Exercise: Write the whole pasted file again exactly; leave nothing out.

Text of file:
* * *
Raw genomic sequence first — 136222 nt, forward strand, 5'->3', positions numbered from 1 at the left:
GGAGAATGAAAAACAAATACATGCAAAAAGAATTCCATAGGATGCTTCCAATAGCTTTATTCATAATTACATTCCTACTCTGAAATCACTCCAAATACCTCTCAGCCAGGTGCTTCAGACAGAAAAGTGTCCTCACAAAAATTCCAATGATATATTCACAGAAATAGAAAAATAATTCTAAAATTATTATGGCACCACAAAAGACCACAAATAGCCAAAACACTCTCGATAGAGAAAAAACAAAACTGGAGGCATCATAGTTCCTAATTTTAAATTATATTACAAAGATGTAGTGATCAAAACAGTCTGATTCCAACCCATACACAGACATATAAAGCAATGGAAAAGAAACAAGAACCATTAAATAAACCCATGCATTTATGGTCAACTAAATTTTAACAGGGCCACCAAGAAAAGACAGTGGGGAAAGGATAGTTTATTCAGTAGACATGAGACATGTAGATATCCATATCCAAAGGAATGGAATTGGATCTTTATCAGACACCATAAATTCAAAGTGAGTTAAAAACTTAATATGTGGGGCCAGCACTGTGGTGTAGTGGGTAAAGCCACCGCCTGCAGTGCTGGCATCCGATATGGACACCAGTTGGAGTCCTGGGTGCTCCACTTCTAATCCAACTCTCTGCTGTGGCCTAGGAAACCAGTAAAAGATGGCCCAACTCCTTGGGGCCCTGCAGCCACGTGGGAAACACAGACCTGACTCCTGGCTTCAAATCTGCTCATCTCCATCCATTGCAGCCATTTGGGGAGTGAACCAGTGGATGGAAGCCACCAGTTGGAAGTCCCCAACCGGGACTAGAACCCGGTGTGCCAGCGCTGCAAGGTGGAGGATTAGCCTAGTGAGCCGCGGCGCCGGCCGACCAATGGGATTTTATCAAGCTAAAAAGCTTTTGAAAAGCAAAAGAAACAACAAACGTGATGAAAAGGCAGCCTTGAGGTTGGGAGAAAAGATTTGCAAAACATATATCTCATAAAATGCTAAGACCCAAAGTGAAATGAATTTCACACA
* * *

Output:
Raw genomic sequence first — 136222 nt, forward strand, 5'->3', positions numbered from 1 at the left:
GGAGAATGAAAAACAAATACATGCAAAAAGAATTCCATAGGATGCTTCCAATAGCTTTATTCATAATTACATTCCTACTCTGAAATCACTCCAAATACCTCTCAGCCAGGTGCTTCAGACAGAAAAGTGTCCTCACAAAAATTCCAATGATATATTCACAGAAATAGAAAAATAATTCTAAAATTATTATGGCACCACAAAAGACCACAAATAGCCAAAACACTCTCGATAGAGAAAAAACAAAACTGGAGGCATCATAGTTCCTAATTTTAAATTATATTACAAAGATGTAGTGATCAAAACAGTCTGATTCCAACCCATACACAGACATATAAAGCAATGGAAAAGAAACAAGAACCATTAAATAAACCCATGCATTTATGGTCAACTAAATTTTAACAGGGCCACCAAGAAAAGACAGTGGGGAAAGGATAGTTTATTCAGTAGACATGAGACATGTAGATATCCATATCCAAAGGAATGGAATTGGATCTTTATCAGACACCATAAATTCAAAGTGAGTTAAAAACTTAATATGTGGGGCCAGCACTGTGGTGTAGTGGGTAAAGCCACCGCCTGCAGTGCTGGCATCCGATATGGACACCAGTTGGAGTCCTGGGTGCTCCACTTCTAATCCAACTCTCTGCTGTGGCCTAGGAAACCAGTAAAAGATGGCCCAACTCCTTGGGGCCCTGCAGCCACGTGGGAAACACAGACCTGACTCCTGGCTTCAAATCTGCTCATCTCCATCCATTGCAGCCATTTGGGGAGTGAACCAGTGGATGGAAGCCACCAGTTGGAAGTCCCCAACCGGGACTAGAACCCGGTGTGCCAGCGCTGCAAGGTGGAGGATTAGCCTAGTGAGCCGCGGCGCCGGCCGACCAATGGGATTTTATCAAGCTAAAAAGCTTTTGAAAAGCAAAAGAAACAACAAACGTGATGAAAAGGCAGCCTTGAGGTTGGGAGAAAAGATTTGCAAAACATATATCTCATAAAATGCTAAGACCCAAAGTGAAATGAATTTCACACA